A multiemployer pension reform package that would create a federal loan program for struggling plans was reintroduced Wednesday in the Senate, as the House prepared to vote on similar legislation.

The 27 Senate sponsors include former members of a now-disbanded bipartisan House and Senate Joint Select Committee on multiemployer pensions Sherrod Brown, D-Ohio, Tina Smith, D-Minn., Joe Manchin, D-W. Va., and Senate Minority Leader Charles Schumer, D-N.Y.

Approval of similar legislation in the Democratically controlled House, known as the Butch Lewis Act, was expected later Wednesday, given that it was sponsored by House Ways and Means Committee Chairman Richard E. Neal, D-Mass.

But the partisan vote means that there will need to be compromises when the Senate takes up its version under the leadership of Mr. Brown and Sen. Rob Portman, R-Ohio, who have stressed that it will take a bipartisan approach.

That point was echoed in a statement Wednesday by Gordon Hartogensis, the newly installed director of the Pension Benefit Guaranty Corp., which would gain more funding to provide assistance to struggling plans under the legislative proposal.

“Only bipartisan compromises have a chance of succeeding and it is time to renew such bipartisan efforts to find serious solutions,” Mr. Hartogensis said.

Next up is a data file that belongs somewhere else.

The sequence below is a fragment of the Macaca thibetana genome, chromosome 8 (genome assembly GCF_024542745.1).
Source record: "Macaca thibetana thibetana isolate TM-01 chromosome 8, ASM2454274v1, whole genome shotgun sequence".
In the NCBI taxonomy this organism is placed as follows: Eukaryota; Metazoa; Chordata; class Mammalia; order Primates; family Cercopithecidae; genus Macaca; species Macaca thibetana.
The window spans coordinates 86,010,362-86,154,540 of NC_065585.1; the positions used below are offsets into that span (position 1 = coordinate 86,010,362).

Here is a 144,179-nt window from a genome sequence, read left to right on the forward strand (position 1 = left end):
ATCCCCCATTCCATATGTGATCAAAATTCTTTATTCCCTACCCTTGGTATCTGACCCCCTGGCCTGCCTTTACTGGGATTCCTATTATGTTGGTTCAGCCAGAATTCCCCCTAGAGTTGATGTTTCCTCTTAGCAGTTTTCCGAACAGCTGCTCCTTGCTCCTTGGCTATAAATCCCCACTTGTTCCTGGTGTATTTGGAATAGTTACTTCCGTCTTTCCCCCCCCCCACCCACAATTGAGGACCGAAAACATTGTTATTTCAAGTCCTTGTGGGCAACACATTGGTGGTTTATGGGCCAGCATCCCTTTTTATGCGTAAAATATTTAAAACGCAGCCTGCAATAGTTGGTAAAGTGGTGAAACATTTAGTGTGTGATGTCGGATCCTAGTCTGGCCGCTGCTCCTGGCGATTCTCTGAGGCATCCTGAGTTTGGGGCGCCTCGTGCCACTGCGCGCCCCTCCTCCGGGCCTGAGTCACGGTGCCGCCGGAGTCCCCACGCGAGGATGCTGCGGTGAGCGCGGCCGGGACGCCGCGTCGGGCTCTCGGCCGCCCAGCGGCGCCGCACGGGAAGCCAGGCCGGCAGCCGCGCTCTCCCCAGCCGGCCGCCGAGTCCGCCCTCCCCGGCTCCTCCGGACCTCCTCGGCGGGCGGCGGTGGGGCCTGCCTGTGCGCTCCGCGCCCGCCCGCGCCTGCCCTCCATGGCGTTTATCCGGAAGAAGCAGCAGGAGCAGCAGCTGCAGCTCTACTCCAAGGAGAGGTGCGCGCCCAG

“Congress should enact a long-term, sustainable solution taking into account fairness to retirees, workers, taxpayers, and employers, to improve retirement security for hard-working Americans and their families,” he said, adding that he looks forward to working with all stakeholders — the White House, the Senate, the House, the departments of Labor, Treasury and Commerce, the multiemployer plan community, workers, employers and retirees — on a long-term solution.

House Republicans, including ranking member Kevin Brady, R-Texas, tried unsuccessfully to amend Mr. Neal’s bill during committee markup by adding measures to prevent more multiemployer pension funds from becoming underfunded, including more stringent discount rates for calculating liabilities, more conservative investments, higher PBGC premiums and lower benefit promises.

Source: Pensions & Investments